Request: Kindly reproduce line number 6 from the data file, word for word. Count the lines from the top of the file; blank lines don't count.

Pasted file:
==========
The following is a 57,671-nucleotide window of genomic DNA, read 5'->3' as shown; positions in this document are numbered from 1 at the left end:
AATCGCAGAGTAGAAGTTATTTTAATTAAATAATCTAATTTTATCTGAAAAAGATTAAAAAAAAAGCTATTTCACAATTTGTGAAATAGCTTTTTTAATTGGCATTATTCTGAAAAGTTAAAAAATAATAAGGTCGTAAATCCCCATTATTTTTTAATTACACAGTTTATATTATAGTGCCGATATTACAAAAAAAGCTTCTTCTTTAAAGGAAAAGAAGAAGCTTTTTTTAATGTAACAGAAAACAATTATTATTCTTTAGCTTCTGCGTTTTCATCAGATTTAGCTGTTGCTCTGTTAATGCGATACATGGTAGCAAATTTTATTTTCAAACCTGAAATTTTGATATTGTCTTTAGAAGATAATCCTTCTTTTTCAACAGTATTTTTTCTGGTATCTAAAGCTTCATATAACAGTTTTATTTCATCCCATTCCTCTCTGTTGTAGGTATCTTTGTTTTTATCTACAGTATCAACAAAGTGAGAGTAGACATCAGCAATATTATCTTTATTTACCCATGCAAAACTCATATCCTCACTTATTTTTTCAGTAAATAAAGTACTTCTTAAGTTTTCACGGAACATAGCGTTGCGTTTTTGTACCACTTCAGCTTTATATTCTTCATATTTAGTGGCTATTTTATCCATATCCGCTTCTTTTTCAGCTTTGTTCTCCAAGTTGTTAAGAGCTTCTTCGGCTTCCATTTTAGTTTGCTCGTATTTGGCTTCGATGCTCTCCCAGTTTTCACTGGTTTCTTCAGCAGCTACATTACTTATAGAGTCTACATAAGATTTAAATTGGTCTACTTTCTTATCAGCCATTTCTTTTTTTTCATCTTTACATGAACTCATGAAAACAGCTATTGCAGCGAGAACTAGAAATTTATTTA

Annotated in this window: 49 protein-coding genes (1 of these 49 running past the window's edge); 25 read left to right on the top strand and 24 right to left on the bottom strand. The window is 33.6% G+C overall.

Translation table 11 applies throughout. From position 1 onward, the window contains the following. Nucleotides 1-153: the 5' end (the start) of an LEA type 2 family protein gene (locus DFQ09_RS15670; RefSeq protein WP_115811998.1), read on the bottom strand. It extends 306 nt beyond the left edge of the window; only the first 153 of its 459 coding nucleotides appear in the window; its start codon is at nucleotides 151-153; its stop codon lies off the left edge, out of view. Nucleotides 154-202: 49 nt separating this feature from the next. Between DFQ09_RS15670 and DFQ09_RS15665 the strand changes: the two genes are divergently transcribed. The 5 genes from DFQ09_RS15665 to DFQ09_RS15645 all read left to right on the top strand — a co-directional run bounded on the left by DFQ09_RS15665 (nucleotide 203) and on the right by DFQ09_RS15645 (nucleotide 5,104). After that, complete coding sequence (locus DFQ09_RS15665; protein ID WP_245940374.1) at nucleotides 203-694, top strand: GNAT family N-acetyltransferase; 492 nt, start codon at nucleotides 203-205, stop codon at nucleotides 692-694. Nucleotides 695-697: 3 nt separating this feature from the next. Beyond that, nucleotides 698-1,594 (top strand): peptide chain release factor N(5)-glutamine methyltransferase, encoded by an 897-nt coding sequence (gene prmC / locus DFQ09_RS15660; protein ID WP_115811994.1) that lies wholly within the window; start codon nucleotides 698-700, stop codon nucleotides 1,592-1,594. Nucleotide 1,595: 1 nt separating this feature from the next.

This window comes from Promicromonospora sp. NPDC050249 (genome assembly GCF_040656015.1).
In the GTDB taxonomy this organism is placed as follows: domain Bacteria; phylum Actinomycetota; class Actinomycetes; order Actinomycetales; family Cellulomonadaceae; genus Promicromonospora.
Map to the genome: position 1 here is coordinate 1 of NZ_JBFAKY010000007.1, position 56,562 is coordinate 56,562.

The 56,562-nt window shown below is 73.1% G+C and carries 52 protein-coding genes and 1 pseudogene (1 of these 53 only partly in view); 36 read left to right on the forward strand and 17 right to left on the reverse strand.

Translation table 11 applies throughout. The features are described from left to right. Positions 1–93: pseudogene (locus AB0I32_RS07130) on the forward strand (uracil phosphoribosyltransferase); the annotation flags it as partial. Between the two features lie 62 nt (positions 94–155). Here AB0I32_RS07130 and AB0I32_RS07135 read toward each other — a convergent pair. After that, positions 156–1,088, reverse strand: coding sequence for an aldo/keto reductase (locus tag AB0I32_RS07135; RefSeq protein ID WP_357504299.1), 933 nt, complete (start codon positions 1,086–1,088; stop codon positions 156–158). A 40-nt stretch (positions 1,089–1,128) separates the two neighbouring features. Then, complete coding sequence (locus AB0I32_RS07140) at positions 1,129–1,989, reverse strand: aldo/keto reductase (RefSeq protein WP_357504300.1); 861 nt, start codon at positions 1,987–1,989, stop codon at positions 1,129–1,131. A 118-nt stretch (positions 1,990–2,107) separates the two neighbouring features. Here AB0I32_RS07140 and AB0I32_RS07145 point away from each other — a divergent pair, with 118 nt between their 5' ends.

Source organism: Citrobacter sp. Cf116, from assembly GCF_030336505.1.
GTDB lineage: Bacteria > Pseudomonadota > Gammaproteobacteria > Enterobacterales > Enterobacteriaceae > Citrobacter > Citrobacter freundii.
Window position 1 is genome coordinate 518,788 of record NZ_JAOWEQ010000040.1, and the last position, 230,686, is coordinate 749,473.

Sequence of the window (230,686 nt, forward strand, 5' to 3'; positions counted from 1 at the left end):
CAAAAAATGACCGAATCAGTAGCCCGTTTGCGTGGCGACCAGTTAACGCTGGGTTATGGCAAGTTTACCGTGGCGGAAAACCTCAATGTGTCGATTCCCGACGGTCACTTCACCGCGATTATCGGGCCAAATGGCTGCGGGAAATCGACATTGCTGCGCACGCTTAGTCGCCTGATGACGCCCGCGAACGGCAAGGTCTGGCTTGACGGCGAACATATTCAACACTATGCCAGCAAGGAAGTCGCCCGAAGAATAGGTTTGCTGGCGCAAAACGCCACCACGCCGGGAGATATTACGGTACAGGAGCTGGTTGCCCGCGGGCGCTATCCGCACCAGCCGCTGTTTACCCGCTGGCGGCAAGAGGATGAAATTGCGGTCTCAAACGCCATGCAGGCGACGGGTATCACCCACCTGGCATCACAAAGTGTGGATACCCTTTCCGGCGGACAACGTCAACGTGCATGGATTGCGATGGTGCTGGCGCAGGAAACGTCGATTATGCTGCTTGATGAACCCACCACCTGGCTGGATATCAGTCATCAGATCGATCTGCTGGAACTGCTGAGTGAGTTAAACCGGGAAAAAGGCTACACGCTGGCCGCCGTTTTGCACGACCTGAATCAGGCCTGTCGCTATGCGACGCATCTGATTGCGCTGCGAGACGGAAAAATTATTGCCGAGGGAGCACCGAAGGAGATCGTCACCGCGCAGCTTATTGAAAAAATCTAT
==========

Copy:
In the GTDB taxonomy this organism is placed as follows: domain Bacteria; phylum Actinomycetota; class Actinomycetes; order Actinomycetales; family Cellulomonadaceae; genus Promicromonospora.